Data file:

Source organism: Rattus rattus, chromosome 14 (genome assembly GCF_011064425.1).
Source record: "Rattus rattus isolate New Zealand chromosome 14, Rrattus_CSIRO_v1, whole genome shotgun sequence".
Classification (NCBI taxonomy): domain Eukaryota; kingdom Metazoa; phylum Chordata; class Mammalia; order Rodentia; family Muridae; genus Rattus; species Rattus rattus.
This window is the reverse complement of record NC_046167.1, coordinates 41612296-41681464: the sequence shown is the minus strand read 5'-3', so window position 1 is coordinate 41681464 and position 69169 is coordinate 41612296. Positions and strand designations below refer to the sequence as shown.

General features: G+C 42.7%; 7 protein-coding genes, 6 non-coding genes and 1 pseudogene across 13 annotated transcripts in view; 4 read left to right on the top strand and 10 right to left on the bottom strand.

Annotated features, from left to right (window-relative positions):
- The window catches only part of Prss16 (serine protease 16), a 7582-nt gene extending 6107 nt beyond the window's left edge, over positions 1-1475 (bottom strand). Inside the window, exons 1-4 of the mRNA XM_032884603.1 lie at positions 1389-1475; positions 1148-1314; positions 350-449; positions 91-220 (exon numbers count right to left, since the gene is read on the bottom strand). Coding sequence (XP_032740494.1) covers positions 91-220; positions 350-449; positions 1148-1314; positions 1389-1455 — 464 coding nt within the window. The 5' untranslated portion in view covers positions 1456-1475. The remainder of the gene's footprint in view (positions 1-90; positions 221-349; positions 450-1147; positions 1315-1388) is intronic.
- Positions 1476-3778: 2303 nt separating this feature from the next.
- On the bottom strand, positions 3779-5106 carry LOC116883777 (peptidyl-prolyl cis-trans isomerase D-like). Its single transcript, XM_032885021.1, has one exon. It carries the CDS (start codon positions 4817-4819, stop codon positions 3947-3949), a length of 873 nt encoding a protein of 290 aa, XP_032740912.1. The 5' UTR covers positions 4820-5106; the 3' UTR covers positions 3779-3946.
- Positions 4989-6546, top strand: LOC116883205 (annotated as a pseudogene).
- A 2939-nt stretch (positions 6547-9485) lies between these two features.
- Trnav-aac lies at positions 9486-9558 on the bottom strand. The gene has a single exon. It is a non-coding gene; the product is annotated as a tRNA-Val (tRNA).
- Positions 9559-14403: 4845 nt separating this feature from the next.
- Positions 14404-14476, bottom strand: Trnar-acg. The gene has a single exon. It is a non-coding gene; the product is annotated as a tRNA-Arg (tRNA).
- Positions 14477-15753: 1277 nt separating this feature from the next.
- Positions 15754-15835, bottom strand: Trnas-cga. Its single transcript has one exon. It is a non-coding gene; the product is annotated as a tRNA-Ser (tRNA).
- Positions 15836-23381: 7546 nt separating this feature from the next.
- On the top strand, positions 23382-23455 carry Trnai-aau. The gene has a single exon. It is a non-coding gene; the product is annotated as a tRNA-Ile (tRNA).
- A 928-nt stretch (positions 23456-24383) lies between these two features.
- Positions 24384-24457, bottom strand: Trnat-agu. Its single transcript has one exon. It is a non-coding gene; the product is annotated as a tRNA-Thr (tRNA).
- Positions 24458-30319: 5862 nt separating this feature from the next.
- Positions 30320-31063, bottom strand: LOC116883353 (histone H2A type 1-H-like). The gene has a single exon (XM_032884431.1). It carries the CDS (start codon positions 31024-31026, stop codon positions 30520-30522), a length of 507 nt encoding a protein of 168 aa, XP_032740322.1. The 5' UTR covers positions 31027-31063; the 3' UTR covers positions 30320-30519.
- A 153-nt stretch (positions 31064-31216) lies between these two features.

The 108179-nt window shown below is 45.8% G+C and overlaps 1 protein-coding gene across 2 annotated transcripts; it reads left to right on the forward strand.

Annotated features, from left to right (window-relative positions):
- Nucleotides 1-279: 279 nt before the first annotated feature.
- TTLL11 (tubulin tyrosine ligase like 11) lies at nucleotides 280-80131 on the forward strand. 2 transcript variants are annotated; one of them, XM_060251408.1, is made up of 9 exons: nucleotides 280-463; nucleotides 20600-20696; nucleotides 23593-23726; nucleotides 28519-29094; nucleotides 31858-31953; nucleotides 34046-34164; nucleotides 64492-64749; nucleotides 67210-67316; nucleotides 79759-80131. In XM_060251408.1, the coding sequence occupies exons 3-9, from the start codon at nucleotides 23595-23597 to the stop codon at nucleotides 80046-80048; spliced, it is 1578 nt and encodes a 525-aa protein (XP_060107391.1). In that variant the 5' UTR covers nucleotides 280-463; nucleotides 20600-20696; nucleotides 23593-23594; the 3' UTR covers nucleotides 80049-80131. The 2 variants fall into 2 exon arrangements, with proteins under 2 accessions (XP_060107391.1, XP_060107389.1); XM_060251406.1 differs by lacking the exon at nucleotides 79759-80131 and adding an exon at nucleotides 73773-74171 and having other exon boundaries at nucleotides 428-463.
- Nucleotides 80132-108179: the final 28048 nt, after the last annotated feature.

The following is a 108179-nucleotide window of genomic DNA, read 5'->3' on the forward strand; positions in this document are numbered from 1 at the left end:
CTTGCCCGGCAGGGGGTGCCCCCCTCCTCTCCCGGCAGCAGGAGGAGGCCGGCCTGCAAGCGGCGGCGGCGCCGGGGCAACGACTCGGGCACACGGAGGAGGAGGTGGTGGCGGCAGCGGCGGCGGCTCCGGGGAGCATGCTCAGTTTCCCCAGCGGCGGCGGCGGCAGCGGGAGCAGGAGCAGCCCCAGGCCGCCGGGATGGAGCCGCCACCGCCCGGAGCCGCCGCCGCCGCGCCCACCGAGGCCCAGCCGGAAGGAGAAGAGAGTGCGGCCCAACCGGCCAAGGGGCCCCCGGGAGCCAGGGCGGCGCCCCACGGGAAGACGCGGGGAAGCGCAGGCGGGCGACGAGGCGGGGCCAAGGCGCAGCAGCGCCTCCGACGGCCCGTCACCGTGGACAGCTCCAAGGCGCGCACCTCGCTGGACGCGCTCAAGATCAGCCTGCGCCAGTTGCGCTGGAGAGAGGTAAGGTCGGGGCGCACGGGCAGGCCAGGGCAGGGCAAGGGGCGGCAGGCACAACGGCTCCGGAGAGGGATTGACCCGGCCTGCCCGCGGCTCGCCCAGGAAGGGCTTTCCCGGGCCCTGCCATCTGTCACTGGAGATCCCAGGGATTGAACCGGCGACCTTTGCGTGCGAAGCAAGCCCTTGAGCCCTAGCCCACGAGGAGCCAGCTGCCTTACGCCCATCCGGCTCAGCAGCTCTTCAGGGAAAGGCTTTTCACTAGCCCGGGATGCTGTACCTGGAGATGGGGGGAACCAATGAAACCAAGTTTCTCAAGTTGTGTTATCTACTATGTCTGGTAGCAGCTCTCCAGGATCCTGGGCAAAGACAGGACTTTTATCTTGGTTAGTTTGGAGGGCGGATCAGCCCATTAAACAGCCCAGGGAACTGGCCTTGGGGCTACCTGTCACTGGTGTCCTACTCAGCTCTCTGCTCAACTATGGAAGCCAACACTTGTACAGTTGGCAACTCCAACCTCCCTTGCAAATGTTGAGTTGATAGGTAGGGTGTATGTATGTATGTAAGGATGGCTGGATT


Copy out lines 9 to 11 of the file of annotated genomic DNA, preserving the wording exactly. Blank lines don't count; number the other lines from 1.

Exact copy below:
- On the bottom strand, positions 3779-5106 carry LOC116883777 (peptidyl-prolyl cis-trans isomerase D-like). Its single transcript, XM_032885021.1, has one exon. It carries the CDS (start codon positions 4817-4819, stop codon positions 3947-3949), a length of 873 nt encoding a protein of 290 aa, XP_032740912.1. The 5' UTR covers positions 4820-5106; the 3' UTR covers positions 3779-3946.
- Positions 4989-6546, top strand: LOC116883205 (annotated as a pseudogene).
- A 2939-nt stretch (positions 6547-9485) lies between these two features.